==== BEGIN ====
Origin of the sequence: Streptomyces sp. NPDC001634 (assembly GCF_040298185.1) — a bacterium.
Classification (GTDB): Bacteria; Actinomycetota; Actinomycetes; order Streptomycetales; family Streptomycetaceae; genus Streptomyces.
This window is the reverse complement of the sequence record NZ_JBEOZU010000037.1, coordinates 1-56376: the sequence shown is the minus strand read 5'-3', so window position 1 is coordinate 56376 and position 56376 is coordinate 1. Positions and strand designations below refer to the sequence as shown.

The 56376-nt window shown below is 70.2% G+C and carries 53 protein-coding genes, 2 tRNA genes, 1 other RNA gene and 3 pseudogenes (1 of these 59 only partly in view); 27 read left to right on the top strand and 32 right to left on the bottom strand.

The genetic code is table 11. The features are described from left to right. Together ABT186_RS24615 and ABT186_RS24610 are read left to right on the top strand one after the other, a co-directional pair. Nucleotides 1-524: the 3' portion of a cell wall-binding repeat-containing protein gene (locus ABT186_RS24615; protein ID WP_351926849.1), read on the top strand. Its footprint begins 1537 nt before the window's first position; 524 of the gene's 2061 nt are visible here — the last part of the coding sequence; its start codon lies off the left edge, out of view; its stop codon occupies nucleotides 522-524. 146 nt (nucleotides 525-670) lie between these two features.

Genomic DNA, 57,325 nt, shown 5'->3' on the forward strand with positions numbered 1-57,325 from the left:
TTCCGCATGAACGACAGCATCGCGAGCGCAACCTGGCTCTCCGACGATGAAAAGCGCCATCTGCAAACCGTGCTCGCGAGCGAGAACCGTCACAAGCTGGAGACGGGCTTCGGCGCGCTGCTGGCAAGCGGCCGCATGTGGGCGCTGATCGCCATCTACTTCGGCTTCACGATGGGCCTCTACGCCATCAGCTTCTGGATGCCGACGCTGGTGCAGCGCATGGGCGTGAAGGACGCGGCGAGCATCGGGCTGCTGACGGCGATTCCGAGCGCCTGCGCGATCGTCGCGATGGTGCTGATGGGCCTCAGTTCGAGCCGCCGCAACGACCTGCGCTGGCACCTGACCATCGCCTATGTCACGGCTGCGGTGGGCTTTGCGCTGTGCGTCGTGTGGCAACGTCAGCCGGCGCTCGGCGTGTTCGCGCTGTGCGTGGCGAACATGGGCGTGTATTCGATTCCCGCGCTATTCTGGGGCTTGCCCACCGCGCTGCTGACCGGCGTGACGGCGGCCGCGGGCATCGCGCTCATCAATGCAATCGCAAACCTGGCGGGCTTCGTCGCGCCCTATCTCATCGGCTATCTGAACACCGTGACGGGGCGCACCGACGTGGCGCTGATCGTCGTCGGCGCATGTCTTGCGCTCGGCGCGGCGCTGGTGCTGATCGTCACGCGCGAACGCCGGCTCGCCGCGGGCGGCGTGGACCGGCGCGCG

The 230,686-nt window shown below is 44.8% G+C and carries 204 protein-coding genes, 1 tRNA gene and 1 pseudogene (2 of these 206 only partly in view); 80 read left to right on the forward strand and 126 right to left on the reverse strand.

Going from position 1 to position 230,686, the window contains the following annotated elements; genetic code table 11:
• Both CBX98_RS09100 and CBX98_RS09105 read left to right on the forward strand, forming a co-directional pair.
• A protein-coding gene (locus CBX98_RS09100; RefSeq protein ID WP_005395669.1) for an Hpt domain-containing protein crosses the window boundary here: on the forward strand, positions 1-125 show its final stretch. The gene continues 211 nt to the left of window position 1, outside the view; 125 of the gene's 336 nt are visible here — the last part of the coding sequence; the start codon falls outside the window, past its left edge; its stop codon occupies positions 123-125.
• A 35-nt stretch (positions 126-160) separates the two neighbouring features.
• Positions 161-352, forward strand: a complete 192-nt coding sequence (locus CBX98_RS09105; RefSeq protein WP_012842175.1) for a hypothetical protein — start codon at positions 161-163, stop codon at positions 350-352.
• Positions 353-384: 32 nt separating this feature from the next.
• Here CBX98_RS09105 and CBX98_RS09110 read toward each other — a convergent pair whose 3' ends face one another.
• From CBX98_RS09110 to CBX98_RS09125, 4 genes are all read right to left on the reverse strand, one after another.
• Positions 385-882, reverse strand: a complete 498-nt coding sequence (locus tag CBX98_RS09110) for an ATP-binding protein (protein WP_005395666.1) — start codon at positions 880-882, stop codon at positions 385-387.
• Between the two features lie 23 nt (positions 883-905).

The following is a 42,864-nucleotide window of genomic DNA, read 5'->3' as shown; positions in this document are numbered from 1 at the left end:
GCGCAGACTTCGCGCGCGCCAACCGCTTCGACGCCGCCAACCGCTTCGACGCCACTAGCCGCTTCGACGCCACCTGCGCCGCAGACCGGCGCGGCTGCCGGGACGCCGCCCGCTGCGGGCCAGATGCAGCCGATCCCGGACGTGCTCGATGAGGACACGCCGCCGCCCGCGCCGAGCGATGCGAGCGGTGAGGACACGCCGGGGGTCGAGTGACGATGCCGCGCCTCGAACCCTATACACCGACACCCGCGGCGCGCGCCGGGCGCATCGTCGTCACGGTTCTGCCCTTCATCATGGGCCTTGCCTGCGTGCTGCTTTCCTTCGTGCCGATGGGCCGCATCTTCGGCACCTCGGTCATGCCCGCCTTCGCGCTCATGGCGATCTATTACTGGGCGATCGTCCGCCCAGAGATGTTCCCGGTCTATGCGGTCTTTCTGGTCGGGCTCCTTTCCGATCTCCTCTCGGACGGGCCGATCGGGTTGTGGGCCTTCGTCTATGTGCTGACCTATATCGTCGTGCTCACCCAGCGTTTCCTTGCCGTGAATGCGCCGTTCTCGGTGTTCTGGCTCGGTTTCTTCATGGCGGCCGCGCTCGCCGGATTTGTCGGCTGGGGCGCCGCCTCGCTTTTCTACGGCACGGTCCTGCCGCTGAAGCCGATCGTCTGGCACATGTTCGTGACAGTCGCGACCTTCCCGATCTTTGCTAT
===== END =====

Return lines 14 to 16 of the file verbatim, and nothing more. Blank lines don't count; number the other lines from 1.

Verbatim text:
• Positions 353-384: 32 nt separating this feature from the next.
• Here CBX98_RS09105 and CBX98_RS09110 read toward each other — a convergent pair whose 3' ends face one another.
• From CBX98_RS09110 to CBX98_RS09125, 4 genes are all read right to left on the reverse strand, one after another.